Yesterday marked the 24th anniversary of the first service of the McDonnell Douglas MD-90. The MD-90 was the largest derivative of the DC-9 and the first to use an engine other than a variant of the Pratt & Whitney JT8D, switching to the IAE V2500 rated at 25,000 lbs of thrust. Launched on 14 November 1989 with an order from Delta Air Lines for up to 160 of the 153-seat MD-90-30, the MD-90 first flew on 22 February 1993 and entered service with Delta on 1 April 1995. Delta subsequently reduced their order, then converted the remaining orders to the Boeing 737-800 when McDonnell Douglas merged into Boeing.
A proposed MD-90-50 variant, with increased range thanks to higher maximum takeoff weight, increased-thrurst engines, and greater fuel capacity, was not built. A stretched MD-90-40 was also stillborn. Two examples of the MD-90-30ER were built, with additional fuel tankage in the forward cargo hold. Another variant was the MD-90-30T Trunkliner, of which 40 were to have been assembled by Shanghai Aviation Industrial Corporation (SAIC) for the Chinese market; only two of these were built and they were subsequently acquired by Delta. The remainder of MD-90 production was of the MD-90-30 model.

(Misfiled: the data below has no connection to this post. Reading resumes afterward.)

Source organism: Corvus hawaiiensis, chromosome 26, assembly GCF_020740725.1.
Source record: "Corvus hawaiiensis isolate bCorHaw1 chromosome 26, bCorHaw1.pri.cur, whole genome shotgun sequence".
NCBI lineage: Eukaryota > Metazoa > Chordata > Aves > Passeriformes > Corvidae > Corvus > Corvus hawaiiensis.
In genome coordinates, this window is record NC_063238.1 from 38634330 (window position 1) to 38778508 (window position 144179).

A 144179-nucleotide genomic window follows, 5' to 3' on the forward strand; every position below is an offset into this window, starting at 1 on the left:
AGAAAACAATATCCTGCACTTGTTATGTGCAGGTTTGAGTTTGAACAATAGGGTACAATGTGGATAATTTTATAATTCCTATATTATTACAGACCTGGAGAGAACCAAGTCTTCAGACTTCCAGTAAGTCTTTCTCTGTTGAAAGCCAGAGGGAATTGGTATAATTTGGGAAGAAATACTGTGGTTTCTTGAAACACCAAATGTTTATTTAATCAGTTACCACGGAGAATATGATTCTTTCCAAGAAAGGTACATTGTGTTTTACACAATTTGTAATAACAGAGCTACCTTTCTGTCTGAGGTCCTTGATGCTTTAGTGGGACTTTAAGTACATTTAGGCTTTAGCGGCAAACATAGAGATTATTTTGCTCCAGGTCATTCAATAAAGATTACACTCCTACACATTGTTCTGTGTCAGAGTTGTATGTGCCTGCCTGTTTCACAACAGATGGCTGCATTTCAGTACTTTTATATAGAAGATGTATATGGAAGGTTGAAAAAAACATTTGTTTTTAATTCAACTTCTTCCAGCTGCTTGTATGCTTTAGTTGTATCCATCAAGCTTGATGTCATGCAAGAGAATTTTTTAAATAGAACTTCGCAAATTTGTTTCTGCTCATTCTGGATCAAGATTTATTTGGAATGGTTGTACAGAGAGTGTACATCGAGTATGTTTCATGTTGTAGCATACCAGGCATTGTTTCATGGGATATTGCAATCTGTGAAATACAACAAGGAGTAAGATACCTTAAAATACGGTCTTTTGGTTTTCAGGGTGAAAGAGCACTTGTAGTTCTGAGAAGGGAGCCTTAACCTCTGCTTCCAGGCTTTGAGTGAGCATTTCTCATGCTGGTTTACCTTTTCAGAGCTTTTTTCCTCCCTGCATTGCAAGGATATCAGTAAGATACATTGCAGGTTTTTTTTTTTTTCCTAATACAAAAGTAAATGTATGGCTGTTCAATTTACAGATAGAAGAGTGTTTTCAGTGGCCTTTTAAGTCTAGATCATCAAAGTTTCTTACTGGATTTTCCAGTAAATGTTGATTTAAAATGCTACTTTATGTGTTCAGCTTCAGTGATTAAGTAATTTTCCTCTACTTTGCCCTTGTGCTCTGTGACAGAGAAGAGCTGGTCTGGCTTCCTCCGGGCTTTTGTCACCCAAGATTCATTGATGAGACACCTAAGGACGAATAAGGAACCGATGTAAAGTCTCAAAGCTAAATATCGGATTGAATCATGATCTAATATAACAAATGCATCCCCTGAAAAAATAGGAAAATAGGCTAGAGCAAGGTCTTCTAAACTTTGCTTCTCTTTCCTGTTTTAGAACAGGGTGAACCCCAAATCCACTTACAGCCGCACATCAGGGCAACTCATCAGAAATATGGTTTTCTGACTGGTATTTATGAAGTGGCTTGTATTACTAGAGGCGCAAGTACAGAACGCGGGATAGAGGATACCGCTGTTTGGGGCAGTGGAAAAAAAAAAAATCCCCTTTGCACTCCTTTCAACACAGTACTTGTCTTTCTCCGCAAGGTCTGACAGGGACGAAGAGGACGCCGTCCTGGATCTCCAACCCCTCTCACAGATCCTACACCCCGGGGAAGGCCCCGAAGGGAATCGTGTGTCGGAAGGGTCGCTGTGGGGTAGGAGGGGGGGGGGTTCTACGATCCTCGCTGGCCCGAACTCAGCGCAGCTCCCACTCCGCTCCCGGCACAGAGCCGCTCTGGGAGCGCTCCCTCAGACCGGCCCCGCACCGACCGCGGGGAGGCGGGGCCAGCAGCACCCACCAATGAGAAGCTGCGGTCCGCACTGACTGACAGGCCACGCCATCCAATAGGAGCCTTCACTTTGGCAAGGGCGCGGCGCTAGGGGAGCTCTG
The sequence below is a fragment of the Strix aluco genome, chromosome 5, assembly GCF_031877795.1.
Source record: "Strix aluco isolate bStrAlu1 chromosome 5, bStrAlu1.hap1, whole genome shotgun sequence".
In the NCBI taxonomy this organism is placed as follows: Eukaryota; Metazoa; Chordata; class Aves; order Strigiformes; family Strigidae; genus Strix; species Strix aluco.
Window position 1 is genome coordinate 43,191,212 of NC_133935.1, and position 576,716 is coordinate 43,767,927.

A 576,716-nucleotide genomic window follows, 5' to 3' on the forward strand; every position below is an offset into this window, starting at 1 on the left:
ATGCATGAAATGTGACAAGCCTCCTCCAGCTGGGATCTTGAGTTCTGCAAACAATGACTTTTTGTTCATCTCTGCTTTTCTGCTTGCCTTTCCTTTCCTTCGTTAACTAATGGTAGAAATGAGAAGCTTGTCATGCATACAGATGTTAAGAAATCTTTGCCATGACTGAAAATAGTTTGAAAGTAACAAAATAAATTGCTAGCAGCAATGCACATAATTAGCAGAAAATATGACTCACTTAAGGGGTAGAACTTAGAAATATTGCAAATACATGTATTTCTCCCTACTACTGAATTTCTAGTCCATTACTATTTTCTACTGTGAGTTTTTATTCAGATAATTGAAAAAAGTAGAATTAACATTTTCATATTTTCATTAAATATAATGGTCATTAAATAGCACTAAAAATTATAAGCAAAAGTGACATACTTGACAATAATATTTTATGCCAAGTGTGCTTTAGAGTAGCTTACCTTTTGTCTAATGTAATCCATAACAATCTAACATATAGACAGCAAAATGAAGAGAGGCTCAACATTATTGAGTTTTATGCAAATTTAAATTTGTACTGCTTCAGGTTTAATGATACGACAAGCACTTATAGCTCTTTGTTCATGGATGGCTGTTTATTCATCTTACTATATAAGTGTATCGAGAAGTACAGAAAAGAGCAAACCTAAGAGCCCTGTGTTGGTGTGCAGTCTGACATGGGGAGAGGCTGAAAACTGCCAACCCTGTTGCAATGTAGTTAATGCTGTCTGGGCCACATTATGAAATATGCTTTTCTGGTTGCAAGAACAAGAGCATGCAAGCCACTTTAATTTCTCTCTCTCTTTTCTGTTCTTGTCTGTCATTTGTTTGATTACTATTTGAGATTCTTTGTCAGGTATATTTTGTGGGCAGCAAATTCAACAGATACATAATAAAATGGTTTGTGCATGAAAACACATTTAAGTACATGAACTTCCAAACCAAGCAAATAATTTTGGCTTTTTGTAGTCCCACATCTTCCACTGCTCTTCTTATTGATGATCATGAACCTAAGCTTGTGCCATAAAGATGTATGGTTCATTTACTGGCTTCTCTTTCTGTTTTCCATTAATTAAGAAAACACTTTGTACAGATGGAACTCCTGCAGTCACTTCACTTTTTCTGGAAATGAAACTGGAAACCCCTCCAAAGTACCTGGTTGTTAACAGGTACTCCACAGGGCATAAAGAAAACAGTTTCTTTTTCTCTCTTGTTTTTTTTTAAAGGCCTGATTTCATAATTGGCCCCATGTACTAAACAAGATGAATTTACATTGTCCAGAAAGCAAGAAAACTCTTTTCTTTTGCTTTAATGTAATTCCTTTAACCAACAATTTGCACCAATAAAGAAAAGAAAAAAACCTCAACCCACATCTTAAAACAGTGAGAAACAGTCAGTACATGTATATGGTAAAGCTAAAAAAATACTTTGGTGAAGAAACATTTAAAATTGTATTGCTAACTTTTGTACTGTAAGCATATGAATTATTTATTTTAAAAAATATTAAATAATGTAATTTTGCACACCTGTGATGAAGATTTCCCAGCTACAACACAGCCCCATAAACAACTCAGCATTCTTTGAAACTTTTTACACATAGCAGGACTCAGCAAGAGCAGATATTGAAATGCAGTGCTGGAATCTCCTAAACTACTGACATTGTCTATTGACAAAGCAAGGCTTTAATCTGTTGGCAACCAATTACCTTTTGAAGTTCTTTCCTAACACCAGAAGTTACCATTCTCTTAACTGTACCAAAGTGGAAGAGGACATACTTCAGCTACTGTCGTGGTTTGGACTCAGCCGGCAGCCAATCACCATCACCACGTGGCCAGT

Only 117 MD-90s were built, with 116 being delivered to customers. (The first aircraft was a prototype and never delivered.) Delta is the only airline still flying the MD-90, with a fleet of 78 aircraft (of which 37 are currently in service) that represents over two-thirds of the MD-90 production, including many that Delta acquired after other carriers retired them. Other major operators of the MD-90 included:
Today's Featured Map shows shows the main routes where Delta currently uses the MD-90, with routes from their Atlanta hub in blue and routes from hubs in Detroit and Minneapolis in red. Also marked is Long Beach, where most MD-90s were built. (Jiangwan Airport in Shanghai, where the other two were assembled, is not shown.)
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Karl L. Swartz.
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